Last week I held a new baby and listened to the usual flood of comments. “He has daddy’s nose.” “He has mommy’s chin.” “He smiles just like his brother.” Family pride stems from identifying our similarities. Yet today more than ever, families are not bound by simple genetics, but by other similarities such as goals or culture. Blackstone Valley Prep is a family because we share one mission: we are putting 100% of our children on a path to college. When our mission becomes the focus for every parent, student and teacher, we cannot help but think of one another as family.
Our families come in all different shapes, sizes, languages, even towns. The most effective way to set a unified goal for each and every family is through the things have in common: teachers and their classrooms. But once that goal is set, parents can be a great resource for one another along our children’s journey. No matter what a child’s background, it is easier to have a successful eight-hour day at school if a child has a stable sixteen hours at home. I cannot help with the eight hours of teaching within the classroom. I do not have the expertise. But I can help with the sixteen hours at home.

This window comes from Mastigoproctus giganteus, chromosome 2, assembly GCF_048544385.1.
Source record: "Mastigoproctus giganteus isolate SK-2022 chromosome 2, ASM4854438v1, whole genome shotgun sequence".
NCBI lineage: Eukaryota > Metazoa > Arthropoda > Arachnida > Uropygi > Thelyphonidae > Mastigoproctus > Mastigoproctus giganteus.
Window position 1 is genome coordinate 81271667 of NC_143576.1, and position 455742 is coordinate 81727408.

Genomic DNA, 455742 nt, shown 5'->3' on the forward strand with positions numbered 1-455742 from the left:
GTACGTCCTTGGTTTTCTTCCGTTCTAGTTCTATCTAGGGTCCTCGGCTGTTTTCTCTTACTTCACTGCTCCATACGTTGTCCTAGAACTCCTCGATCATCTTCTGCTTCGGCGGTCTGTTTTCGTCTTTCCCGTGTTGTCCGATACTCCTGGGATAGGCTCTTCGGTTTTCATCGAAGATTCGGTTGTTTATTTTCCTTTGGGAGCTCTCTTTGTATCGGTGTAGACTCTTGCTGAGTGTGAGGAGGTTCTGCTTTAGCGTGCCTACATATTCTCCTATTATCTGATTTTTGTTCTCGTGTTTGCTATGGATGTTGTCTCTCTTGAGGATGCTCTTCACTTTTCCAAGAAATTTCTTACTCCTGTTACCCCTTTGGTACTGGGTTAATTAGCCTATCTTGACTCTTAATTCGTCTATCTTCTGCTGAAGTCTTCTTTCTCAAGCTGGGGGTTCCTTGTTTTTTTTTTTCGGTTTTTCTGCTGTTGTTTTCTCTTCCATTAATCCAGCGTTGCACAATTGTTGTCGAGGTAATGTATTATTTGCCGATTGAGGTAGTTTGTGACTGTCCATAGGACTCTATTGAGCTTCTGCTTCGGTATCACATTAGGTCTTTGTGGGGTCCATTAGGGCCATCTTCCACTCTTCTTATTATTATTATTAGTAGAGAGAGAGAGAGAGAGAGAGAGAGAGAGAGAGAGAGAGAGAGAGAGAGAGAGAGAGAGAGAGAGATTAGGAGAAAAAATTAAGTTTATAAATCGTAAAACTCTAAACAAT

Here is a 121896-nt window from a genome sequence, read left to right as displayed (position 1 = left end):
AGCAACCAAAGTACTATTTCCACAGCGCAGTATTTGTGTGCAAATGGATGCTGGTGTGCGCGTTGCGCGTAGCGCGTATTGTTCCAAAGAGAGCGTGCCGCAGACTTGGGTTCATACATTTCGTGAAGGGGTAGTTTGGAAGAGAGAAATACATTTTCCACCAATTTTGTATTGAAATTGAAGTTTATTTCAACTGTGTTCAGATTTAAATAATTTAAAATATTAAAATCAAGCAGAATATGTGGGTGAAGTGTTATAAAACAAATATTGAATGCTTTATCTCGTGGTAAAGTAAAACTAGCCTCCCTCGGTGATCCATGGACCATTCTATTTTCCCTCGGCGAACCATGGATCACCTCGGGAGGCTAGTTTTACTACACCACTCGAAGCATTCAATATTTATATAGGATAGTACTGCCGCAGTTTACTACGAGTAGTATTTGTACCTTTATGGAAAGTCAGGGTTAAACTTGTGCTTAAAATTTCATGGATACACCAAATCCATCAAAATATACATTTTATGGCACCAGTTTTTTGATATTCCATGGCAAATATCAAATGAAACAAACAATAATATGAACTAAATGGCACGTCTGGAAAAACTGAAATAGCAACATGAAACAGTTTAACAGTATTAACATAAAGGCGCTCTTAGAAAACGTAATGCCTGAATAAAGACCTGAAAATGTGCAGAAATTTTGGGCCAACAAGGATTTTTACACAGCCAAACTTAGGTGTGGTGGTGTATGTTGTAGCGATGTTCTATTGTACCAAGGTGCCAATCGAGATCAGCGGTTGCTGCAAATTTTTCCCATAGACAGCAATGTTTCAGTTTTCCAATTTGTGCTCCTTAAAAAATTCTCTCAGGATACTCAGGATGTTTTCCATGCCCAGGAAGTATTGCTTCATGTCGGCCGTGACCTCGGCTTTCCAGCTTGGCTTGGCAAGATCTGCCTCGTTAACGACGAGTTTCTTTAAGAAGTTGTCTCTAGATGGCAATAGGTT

I am the co-chair of the Blackstone Valley Prep Family Leadership Council. A parent teacher organization can be so much more than fun and fundraising, but it has to put family first. When someone in your family is sick, we bring them food. When someone is between apartments, we help with their scholar’s laundry. When someone is out of work, we help them network and encourage them until they get back on their feet. When a scholar is struggling in class, we help one another with both formal and informal homework help nights. We teach our children math games and hold anti-bullying seminars. As our teachers work to determine the best practices to use within a classroom, we work together to determine the best parenting practices within our homes. We do anything we can to help one another because a stable home means a stable scholar. In the end, everyone rallies to keep our children on a path to college.
It is easy to see the effects of a strong school family on the individual scholars. But the unified mission echoing so loudly through the halls of Blackstone Valley Prep is heard not only by the students, but also by the parents at home. There are at least a dozen parents who have decided to pursue either a GED or higher education since their children started at BVP. I am amazed at how quickly efforts to encourage scholars in a classroom trickle up to their parents and out into the community. Yet it all begins in a classroom with a family of teachers, parents and students focused on one thing: putting every child on a path to college.
Tracey Dann is a 2012 School Reform Blogging Fellow for RI-CAN. Tracey is the proud mother of one second-grader and two first-graders at Blackstone Valley Prep Mayoral Academy. As a parent and substitute teacher, Tracy has seen what both traditional public schools and public charter schools have to offer for the children of Cumberland.